Polistoys introduced the Penny range in 1966, about the same time as the Impy Roadmasters Super Car range from Lone Star. These cars provided competition for Matchbox and were done to a constant scale of 1:66, unlike the other two whose scales varied. The Pennys had lots of opening features, but were not nearly as feature laden as the Impys. Shortly after their introduction, the range was rationalised, and simplified with the loss of opening features. An early catalogue illustrates (as in a diagram) model #0/41 Giulia with opening doors, along with #0/47, a Carabinieri version. However, it was caught up in the rationalisation process and was eventually released in 1968 (after Politoys had become Polistil) as #0/201-A. The Carabinieri version was never released. It is easy to tell that the model is a Guilia, but that is about as generous as one can get. The front windshield is even more sloped than the 1:43 versions, and the interior lacks a steering wheel. Oddly, bonnet and boot shut lines stand proud, while the door lines are indented, with bigger gaps for the front doors. It is possible that the dies had been cut for the original plan of opening front doors, but were reworked when the range was rationalised. Rear and front bumpers, along with grill and headlights are all one chromed casting, making the front end appear way too bright. Wheels are common across the range, a generic (and wrong for this model) set of simulated wire wheels.


Front windshield slope on the Penny Giulia is just plain bad modelling. Note more pronounced front door gaps. Front door side trim is misaligned with the rest of the trim on the 1:43 version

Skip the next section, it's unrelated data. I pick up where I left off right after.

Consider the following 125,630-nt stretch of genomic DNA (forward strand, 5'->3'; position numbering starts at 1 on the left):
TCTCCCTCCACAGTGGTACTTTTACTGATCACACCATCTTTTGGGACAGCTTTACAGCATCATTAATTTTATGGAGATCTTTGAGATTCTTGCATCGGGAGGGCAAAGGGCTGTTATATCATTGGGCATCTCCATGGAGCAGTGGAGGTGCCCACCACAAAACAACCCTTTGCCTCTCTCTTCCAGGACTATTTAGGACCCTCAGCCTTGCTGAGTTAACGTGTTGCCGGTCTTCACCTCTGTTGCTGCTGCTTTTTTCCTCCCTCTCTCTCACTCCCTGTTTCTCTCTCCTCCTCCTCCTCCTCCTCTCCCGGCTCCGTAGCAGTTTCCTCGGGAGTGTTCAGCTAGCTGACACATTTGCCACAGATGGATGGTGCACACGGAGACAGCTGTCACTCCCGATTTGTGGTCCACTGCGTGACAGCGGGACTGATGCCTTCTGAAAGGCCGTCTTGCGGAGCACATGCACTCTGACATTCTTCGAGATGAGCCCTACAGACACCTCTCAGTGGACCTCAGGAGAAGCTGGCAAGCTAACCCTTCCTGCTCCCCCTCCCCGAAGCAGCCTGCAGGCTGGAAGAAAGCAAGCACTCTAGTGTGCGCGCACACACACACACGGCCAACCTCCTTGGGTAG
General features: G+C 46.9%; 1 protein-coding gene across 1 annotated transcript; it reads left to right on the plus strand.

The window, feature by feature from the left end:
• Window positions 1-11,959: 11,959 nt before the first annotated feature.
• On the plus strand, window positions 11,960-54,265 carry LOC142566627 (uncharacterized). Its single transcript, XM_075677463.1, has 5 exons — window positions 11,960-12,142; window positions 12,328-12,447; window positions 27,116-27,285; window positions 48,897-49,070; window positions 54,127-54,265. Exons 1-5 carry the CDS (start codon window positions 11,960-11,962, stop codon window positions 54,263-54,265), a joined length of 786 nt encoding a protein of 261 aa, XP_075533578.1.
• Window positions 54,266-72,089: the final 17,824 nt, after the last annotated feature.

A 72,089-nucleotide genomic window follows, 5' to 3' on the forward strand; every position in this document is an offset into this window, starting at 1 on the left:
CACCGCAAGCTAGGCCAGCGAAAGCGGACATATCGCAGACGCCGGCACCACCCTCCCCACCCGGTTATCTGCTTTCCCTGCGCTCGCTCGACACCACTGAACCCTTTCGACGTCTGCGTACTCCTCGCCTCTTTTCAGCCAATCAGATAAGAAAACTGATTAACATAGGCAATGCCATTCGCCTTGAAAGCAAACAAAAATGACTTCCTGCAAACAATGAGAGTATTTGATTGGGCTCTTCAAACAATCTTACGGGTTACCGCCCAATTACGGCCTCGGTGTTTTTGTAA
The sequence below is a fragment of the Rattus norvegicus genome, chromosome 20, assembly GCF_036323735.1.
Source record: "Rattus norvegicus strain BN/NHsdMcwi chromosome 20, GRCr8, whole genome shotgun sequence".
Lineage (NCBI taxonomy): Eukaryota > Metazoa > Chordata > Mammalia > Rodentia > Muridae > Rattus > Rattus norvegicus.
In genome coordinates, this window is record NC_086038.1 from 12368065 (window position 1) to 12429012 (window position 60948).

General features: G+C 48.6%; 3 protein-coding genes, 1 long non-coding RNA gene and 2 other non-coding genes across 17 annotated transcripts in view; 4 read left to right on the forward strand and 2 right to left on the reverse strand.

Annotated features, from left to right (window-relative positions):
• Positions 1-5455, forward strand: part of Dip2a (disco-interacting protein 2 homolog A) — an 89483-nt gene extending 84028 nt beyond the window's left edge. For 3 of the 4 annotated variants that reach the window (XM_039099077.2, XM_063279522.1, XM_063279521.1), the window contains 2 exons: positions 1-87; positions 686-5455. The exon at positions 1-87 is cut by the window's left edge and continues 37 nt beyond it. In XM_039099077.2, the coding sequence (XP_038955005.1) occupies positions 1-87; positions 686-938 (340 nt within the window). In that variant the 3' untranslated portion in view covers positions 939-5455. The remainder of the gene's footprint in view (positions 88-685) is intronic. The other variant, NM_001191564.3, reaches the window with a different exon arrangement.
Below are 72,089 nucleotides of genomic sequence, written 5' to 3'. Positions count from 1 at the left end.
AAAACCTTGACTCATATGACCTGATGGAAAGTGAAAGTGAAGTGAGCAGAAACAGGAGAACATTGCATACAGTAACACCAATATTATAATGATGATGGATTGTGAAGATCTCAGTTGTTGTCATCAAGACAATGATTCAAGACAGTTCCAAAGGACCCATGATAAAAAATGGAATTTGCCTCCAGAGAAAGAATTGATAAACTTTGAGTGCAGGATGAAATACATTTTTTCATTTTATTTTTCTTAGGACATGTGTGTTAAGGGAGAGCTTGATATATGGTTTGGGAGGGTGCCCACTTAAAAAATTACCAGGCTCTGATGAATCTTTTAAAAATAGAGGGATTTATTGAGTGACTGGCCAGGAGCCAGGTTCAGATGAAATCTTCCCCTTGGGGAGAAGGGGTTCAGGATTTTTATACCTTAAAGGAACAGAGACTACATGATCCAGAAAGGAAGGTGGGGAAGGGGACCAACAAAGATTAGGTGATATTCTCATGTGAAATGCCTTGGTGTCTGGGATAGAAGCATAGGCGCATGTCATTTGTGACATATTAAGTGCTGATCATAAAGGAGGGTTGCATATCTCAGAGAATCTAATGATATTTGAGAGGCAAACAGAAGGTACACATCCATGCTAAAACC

Politoys/Polistil produced other Giulias as well – a 1:20 scale plastic model, a slightly-smaller-than-1:43 estate (station wagon, or familiare), mostly in emergency/police versions (the estate was bodied by Carrozzeria Colli of Milan) in the AE series from the 70s (a nasty model all round, with bad whizzwheels), and a 1:55 Nuova Giulia 1300 from the RJ Series dating from the 80s, also with whizzwheels. It should be noted that many early Politoys dies travelled to Mexico, and were subsequently produced as McGregor Politoys. Plastic, resin and metal models were included, as well as Penny. I have no conclusive evidence to prove that any Giulia die travelled to Mexico, but a Dutch Alfa Romeo Forum shows photos of a McGregor Politoys 1:43 Giulia Carabinieri in its box, but not the base of the model. Another site, worthpoint.com (similar to eBay), shows a McGregor Politoys #523 sedan exactly the same as the one pictured above, but the description goes on to say that McGregor imported Made in Italy Politoys, and boxed and sold them as McGregors for awhile. This model was one of those.   

To be continued…


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Alfa Romeo Guilia Part One

By Robin Godwin

All text and photographs by, and copyright of, the Author unless otherwise stated.

I’m not what’s commonly known as an “Alfista,” I’m merely a collector who likes a particular style of automobile and the corresponding classic contemporary models. I was first introduced to the Alfa Romeo Giulia four-door sedan in the early eighties while stationed in Germany. A friend had one, a little rough perhaps, but still a very handsome sedan. I mostly observed it in his driveway, with the hood (bonnet) up, apparently with an unending requirement for maintenance. 

The first release was the Giulia TI (for Turismo Internazionale, an Italian racing series), in 1962 with a 1570cc twin cam four cylinder motor. Production continued until 1977, using various designations that usually referred to engine size. Visually, the basic car changed little except for headlight configuration. The TI had twin headlights, two regular size and two slightly smaller. The Giulia 1300 four cylinder (1290cc) was introduced in 1965, with single headlamps, and the Nuova Giulia was introduced in 1975 with twin headlights all the same size. The Nuova also had flat hood and trunk lids, and, in my opinion, lost some of the original style in the transition. Of course there were lots of other differences between the vehicles over the years, but these generally are not evident in 1:43 scale models of the time.